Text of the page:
Filtered Sound Training

REPORT ON THE CHANGES IN SCORES FOR A GROUP OF 13 CHILDREN WITH AUTISM AFTER A COURSE OF BERARD AIT

Rosalie Seymour, B.A. (Log)Pret
Speech Therapist and Audiologist, AIT practitioner
Maoilíosa Ó Rathaille, B.A., M.Sc., C.Stat.,
 Lecturer in Mathematics and Statistics, Waterford Institute of Technology
 
This study was done to answer two questions:
  1. To determine whether AIT made any difference for those children with autism who participated .
  2. The next question to answer was, is this difference bigger than one can expect from ordinary chance? 
Two methods of assessment were chosen: the Autism Treatment Evaluation Checklist (ATEC) of Drs Rimland and Edelson, and the Autism Behaviour Checklist (ABC) of Anand and Singh.
 
While 17 children with the diagnosis of Autism were included in this study, in total there were 13 parents who completed their before- and- after ATEC checklists and 12 who returned their ABC forms. These checklists were completed before AIT started, and then four months after the conclusion of AIT.
 
The ATEC gives a Total score, as well as sub scores for
  • Speech,
  • Sociability
  • Cognitive / Sensory awareness, and
  • Health-Physical-Behavioural issues.
 The ABC has a Total score, then also
  • Hyperactivity
  • Irritibility
  • Lethargy
  • Stereotypy and
  • Inappropriate Speech… (One point must be clarified, on this checklist a mute child will have a lower – i.e. better - score than a child who speaks a lot but it is inappropriate in content or style.)
 As we get to know more about the results we get from AIT, we might be able to learn what to offer people as expected outcomes. This does not seem altogether simple, since there is quite a spread of possibilities of changes after AIT, making prediction a bit hard to do.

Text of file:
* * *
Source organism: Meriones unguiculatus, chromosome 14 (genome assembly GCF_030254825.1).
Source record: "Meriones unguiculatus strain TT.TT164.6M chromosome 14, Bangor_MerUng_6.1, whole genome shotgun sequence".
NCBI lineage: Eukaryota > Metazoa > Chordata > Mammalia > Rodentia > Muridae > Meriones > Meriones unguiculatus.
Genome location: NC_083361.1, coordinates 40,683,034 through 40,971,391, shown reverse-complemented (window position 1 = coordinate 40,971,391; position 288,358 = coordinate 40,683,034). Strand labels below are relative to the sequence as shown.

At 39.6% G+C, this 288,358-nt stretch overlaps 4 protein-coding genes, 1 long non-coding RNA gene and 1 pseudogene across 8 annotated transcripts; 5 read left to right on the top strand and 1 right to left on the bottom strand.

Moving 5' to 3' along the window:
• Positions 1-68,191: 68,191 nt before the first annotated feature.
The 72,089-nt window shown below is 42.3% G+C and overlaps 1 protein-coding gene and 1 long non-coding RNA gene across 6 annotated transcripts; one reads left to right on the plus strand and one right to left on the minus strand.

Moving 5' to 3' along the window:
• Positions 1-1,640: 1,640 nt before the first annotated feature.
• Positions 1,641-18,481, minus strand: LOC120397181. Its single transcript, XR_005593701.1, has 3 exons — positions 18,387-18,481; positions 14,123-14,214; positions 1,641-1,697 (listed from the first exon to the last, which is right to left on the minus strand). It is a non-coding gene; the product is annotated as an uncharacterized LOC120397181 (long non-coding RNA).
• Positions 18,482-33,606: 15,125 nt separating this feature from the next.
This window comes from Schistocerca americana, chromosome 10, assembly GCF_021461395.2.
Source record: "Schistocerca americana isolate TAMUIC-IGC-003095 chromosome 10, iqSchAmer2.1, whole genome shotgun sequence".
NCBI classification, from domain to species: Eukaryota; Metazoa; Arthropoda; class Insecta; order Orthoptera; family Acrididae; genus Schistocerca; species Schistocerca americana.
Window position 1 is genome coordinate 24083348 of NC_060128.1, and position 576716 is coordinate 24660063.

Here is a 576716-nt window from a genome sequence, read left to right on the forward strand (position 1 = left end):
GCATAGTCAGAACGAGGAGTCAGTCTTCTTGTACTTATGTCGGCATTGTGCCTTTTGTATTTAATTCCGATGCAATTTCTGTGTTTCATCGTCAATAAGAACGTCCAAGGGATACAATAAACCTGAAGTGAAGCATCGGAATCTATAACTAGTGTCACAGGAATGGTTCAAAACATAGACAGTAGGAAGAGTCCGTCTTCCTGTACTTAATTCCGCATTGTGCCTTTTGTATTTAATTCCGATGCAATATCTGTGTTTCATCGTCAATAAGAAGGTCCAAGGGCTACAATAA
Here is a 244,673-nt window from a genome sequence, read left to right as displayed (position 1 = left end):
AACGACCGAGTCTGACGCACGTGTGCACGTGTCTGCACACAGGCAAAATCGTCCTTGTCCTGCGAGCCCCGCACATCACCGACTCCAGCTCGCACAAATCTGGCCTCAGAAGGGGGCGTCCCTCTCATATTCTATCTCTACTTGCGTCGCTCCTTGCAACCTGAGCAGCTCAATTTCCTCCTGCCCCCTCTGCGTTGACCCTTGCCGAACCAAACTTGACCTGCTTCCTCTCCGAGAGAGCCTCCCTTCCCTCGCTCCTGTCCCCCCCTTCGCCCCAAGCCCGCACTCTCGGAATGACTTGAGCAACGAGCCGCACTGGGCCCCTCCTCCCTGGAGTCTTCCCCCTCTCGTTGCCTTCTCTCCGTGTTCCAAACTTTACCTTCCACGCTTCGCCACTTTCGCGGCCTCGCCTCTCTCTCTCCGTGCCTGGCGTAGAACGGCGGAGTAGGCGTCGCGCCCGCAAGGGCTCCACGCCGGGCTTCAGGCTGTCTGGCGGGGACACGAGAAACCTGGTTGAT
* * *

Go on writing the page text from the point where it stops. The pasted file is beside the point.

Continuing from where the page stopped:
RESULTS Pre-AIT and Post-AIT  scores were calculated for each of the sub-scores and for the totals for both ATEC(n=13) and ABC(n=12) scores. The hypothesis was tested to see if there was any change in performance between the original scores and the scores found after the treatment was carried out (post-treatment – pre-treatment). The results are summarised in Tables 1(ATEC) and 2(ABC) below. In all cases, the 1-sample sign test for a median is used.

 
Table 1: Comparison of ATEC score changes for the two groups after the study period
 
Factor
Median of the differences
P-value: test of no difference
Significant (5%)
Speech
0
0.508
No
Sociability
-3
0.0005
Yes
Sensory/
Cognitive awareness
 
-1
 
0.0117
 
Yes
Health/
physical/ behaviour
 
-5
 
0.2668
 
No
Total
-9
0.0005
Yes
These calculations show that there were improvements for the group of children in Sociability, Sensory/Cognitive awareness,  and the total score.
The changes in Sociability, Sensory – Cognitive and the Total scores are significant. That is, we can confidently say they were not as a result of chance but likely to have been due to AIT.
 
Table 2: Comparison of ABC scores
 
Factor
Median of the differences
P-value: test of no difference
Significant (5%)
Irritabilty
-11
0.002
Yes
Lethargy
-6
0.0386
Yes
Stereotypy
-4.5
0.508
No
Hyperactivity
 
-16
 
0.0063
 
Yes
Inappropriate speech
 
-4
 
0.289
 
No
Total
-10
0.0063
Yes
These results show that there were improvements for the group in all the areas covered by this checklist. There were significant changes in the areas of Irritibility, lethargy, Hyperactivity, and the Total scores. That is, we can confidently say they were not as a result of chance but are likely to have been due to AIT.
 
CONCLUSION
 
The results of this study confirm the results of other  studies : (Austism Research Institutethat have shown significant changes occur in areas of importance to the well-being and progress of children with autism.
 
To quote Dr Steven Edelson (Autism Research Institute):
 ‘…a review of the available literature on AIT has produced 23 studies with positive results and only 3 claiming no benefits from AIT. While none of the research done thus far on AIT is of Nobel Prize quality, the positive studies are far more credible than those with negative results.  As we point out in our comments, the 3 studies that claim no benefits are deeply flawed, with conclusions that are not supported by the research procedures nor the research data.
 
'AIT does, in fact, appear to be a worthwhile, frequently beneficial intervention which confers improvement in a number of symptoms, in a significant proportion of disorders on the autism spectrum.’
 
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